^restrictions on entry into State from some other affected States
Here is the NY Times’ most recent graph of lockdowns:
Coronavirus dashboard for March 31: more States finally implement lockdown; testing rate still poor
Number and percent of US population in total lockdown, business lockdown, and partial restrictions
  • ***Total lockdown: 153.2 million, 59.8% 
  • ***Business lockdown: 35.4 million, 10.7%
  • Partial restrictions on business (bars, restaurants): 88.0 million, 26.5% 
  • School closure only: 7.9 million, 2.4% 
  • No mandatory restrictions: 1.9 million, 0.6%
Earlier last week, there was a decisive move towards more restrictive measures across the board. This all but ground to a halt across the southern “red” States. Yesterday did see MD, DC, VA, and AZ go to total lockdown, and TN go to business lockdown.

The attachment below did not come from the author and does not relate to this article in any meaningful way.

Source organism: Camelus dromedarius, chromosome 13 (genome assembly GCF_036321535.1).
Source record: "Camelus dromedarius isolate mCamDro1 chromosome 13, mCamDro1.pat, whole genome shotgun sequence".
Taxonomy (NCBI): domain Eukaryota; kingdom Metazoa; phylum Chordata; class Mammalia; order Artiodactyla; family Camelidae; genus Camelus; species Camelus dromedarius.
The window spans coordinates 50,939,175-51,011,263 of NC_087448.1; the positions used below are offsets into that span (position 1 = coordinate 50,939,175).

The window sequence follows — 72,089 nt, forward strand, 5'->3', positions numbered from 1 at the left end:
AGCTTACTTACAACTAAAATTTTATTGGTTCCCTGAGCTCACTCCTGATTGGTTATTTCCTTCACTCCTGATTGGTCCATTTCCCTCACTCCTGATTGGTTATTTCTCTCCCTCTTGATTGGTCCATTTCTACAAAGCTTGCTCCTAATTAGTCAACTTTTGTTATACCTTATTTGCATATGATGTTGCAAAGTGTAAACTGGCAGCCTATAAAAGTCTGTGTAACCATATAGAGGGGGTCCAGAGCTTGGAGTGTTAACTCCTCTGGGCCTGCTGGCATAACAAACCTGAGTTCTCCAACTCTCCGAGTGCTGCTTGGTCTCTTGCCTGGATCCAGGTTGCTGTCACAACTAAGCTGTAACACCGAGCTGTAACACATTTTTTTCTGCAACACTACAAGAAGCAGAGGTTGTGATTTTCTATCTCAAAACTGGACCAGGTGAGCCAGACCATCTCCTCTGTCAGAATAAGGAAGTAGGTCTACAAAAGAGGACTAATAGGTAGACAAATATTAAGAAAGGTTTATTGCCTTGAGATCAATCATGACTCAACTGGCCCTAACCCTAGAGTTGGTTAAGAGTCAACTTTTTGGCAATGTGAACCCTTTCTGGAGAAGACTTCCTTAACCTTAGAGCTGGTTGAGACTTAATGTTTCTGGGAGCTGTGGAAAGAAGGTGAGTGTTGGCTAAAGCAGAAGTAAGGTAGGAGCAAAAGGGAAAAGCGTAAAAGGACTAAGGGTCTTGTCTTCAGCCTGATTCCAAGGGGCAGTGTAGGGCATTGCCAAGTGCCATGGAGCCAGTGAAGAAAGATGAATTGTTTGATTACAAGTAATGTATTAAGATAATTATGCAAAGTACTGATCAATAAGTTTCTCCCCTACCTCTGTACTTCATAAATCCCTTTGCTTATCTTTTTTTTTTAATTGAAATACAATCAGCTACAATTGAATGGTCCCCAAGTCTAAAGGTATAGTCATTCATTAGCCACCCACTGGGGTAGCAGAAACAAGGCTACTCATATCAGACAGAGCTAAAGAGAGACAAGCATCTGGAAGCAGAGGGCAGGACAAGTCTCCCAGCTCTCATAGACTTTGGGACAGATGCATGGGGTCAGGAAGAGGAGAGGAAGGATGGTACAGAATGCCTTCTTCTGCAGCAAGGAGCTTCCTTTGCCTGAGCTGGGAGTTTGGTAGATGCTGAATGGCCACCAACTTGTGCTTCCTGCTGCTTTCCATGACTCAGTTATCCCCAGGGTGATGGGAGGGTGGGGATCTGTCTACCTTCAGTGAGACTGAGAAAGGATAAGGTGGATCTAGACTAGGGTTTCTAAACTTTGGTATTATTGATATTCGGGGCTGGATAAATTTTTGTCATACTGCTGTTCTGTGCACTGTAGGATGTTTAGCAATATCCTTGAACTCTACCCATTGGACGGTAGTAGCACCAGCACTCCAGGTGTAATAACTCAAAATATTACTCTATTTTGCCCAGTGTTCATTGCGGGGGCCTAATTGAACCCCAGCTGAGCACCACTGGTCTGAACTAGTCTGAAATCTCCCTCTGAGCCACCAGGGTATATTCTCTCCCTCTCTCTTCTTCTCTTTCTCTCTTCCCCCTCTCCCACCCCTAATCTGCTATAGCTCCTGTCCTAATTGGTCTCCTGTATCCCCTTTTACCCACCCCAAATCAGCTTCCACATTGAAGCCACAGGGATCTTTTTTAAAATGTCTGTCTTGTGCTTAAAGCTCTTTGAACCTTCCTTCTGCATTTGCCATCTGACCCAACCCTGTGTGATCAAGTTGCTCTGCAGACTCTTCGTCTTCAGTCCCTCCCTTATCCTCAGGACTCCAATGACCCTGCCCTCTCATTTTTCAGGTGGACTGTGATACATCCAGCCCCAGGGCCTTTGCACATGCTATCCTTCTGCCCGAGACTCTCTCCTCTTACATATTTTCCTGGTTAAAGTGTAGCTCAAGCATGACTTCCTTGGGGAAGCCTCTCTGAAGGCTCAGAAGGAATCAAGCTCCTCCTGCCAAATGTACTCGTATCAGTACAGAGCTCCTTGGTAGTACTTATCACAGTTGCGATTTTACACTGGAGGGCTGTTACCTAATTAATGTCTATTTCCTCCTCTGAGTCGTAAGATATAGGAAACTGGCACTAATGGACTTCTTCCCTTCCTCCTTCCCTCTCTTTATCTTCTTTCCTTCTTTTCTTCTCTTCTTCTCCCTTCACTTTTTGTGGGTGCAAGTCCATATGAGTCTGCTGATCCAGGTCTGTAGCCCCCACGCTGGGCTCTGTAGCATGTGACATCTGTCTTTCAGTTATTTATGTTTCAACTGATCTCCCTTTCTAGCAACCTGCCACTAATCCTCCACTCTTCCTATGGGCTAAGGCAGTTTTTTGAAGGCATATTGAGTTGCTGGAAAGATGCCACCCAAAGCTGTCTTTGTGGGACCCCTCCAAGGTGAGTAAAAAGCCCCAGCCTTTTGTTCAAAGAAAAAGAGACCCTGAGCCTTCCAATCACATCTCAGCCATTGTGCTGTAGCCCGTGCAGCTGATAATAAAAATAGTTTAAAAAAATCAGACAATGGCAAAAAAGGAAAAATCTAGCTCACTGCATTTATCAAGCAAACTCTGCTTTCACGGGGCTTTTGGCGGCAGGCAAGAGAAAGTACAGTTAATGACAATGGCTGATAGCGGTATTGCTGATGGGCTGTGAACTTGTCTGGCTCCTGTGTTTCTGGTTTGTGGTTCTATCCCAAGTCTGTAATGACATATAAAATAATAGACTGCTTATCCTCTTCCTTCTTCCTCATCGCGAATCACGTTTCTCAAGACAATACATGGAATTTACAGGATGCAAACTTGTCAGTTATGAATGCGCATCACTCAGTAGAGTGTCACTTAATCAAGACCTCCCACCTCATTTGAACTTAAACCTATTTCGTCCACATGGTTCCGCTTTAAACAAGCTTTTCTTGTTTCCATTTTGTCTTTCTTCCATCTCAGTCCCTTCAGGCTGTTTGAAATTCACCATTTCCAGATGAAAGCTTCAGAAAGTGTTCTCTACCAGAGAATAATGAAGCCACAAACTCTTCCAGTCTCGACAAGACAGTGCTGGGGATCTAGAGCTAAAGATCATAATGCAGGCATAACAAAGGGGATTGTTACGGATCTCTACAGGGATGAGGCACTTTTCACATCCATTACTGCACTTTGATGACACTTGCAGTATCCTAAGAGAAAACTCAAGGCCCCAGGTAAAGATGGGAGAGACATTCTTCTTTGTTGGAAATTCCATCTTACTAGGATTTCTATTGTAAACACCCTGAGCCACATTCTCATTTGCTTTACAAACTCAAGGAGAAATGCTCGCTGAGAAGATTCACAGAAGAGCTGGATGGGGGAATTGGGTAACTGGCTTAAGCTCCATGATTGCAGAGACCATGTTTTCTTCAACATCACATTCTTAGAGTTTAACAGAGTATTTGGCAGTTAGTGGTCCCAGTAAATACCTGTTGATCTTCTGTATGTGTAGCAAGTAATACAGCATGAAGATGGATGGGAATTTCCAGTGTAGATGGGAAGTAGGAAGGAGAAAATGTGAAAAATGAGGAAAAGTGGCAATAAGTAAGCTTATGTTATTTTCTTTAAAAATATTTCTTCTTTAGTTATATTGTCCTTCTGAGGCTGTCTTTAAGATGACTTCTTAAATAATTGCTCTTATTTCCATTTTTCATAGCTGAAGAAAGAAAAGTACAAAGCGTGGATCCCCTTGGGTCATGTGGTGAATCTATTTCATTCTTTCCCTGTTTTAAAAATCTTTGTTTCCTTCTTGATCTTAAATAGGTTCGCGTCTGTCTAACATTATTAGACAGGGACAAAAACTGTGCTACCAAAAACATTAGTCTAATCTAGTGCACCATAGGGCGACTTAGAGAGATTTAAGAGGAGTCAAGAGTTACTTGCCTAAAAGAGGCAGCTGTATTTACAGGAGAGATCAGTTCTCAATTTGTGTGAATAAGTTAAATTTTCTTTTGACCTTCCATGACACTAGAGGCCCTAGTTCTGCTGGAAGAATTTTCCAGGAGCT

Summary for March 31
Almost 3/4 of the total US population, including metro areas in some non-lockdown States, is under total lockdown. Unfortunately, we still have to wait 1 to 2 weeks for this to have its full effect. Because no action has been taken to “quarantine” incoming travel, including from the recalcitrant States, especially Florida, travelers from those States will re-seed new outbreaks. 
 It does appear that “social distancing” and lockdowns are bearing some limited fruit. But a deceleration in the exponential rate of increase still means the US as a whole is failing.
Further, the rate of testing, while having increased tremendously, still remains abysmally too low compared with the spread of the virus. In other words, we are still chasing the virus, and we are falling further behind.
It remains the fact that the federal government under Trump will never take the necessary steps - in particular, enforcing a nationwide lockdown or assisting the States in theirs, or ordering emergency production of masks, tests, thermometers or other necessary equipment.  Therefore those States which have gone to lockdowns need to cooperate regionally in effectuating a “Sledgehammer, then Scalpel” solution.